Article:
Some students don't want to go to college---others can't afford to.
But, there are still plenty of career opportunities for those people...and Hamilton county leaders are making that a high priority this year.
It's a multi-state program called "Pathways to Prosperity".
On Wednesday the Hamilton county commission is expected to pass a resolution providing 35-thousand dollars to get the program up and running.
Pathways to Prosperity is part of a multi-state, multi-year initiative promoting school partnerships with public and private organizations to promote career and technical education.
MAYOR JIM COPPINGER, HAMILTON COUNTY "What we're trying to do is give everybody in this county an opportunity to have a career."
With help from the manufacturing community, Hamilton county schools and Chatt state, the goal is to make sure high school students know about getting post-secondary skills, not necessarily a 4 year degree.
TIM SPIRES, PRES. CHATTANOOGA MANUFACTURERS ASSOC. "This is very important." "Having a workforce that's capable with the tech requirements is the number one issue that keeps CEO's up at night."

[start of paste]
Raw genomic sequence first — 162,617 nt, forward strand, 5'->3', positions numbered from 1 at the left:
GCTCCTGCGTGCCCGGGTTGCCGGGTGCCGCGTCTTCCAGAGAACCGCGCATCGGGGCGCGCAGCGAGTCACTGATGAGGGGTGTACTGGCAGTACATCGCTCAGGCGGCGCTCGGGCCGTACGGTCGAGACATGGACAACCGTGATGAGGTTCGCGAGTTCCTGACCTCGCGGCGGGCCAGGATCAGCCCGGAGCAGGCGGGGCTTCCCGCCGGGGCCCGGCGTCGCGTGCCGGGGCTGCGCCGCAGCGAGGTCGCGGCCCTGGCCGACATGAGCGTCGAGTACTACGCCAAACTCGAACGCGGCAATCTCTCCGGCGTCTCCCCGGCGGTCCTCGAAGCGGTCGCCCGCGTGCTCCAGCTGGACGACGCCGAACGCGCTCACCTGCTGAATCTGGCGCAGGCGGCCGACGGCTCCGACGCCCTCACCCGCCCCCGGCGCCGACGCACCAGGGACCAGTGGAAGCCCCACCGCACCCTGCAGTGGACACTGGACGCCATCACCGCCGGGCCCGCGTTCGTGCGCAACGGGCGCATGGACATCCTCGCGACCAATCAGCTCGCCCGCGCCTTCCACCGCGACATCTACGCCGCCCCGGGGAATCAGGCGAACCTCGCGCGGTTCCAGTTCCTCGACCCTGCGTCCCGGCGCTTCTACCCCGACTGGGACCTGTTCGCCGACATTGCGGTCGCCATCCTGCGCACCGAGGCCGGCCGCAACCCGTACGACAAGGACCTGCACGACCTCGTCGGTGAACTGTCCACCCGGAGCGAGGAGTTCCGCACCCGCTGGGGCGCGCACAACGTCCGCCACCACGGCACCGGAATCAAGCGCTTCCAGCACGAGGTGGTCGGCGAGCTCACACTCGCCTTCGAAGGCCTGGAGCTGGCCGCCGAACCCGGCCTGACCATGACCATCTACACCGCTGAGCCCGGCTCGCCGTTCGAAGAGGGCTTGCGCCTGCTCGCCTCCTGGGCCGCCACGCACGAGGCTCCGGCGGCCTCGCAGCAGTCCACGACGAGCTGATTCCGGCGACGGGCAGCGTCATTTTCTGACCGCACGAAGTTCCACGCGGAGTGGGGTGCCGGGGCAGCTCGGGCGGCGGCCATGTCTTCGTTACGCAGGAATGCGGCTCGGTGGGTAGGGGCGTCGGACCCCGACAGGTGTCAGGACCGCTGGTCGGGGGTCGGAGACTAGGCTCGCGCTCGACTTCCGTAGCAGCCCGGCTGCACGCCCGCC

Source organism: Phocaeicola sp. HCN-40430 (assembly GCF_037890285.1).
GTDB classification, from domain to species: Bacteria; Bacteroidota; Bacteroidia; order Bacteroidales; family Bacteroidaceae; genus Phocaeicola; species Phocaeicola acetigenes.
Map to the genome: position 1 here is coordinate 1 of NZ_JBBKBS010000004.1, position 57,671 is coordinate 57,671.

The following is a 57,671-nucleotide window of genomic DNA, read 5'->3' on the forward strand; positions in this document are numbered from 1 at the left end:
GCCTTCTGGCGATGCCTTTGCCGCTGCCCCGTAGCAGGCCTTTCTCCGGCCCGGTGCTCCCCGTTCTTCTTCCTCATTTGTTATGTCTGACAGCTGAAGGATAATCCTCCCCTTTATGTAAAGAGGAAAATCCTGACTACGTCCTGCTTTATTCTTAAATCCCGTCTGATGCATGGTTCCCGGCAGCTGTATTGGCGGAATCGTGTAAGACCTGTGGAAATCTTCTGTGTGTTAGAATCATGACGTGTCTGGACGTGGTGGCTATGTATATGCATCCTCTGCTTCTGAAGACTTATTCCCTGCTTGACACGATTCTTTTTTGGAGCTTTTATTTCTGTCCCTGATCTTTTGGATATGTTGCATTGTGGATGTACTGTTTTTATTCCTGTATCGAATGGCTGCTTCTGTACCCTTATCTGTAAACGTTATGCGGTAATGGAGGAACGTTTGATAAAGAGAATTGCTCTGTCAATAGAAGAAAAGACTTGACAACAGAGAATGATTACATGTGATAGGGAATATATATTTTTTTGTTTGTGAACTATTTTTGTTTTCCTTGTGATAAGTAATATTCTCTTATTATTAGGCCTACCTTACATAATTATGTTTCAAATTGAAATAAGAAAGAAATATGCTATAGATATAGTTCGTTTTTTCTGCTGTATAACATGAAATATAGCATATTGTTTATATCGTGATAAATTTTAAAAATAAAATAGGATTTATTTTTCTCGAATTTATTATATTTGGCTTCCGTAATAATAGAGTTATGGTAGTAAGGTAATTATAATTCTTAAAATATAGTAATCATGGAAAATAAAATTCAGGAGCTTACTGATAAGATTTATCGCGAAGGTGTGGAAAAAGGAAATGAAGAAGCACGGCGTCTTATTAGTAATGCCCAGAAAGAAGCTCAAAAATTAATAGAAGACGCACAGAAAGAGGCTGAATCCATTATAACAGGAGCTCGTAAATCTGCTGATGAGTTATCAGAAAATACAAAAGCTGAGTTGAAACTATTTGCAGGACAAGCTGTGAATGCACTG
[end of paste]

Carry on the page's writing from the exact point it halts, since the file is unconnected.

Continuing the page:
Tennessee Rand is a Chattanooga company that could benefit from such a program.
DARREN KILGORE, V.P. TENNESSEE RAND "The selection is slim... we have a hard time recruiting for the tech capabilities that we're looking for."
The company employs 195 people in robotics welding and manufacture.
ED NUNLEY, MANUFACTURING MGR. "We'd prefer to get them out of the tech schools..and just fine-tune them to do what we do."
BRENT HIPPS, TECHNICIAN, TENNESSEE RAND "...good job, good jobs to get experience."
Hamilton county plans to contract with Carisch-Jackson Associates to get the message out to the counties 42-thousand students.
RONNA-RENEE JACKSON, CARISCH-JACKSON ASSOC "Overwhelmingly, statistics are telling us that of the jobs available, 4 year degrees are not required...skills are...post secondary skills."
Tennessee is one of 6 states taking part in the Pathways to Prosperity program.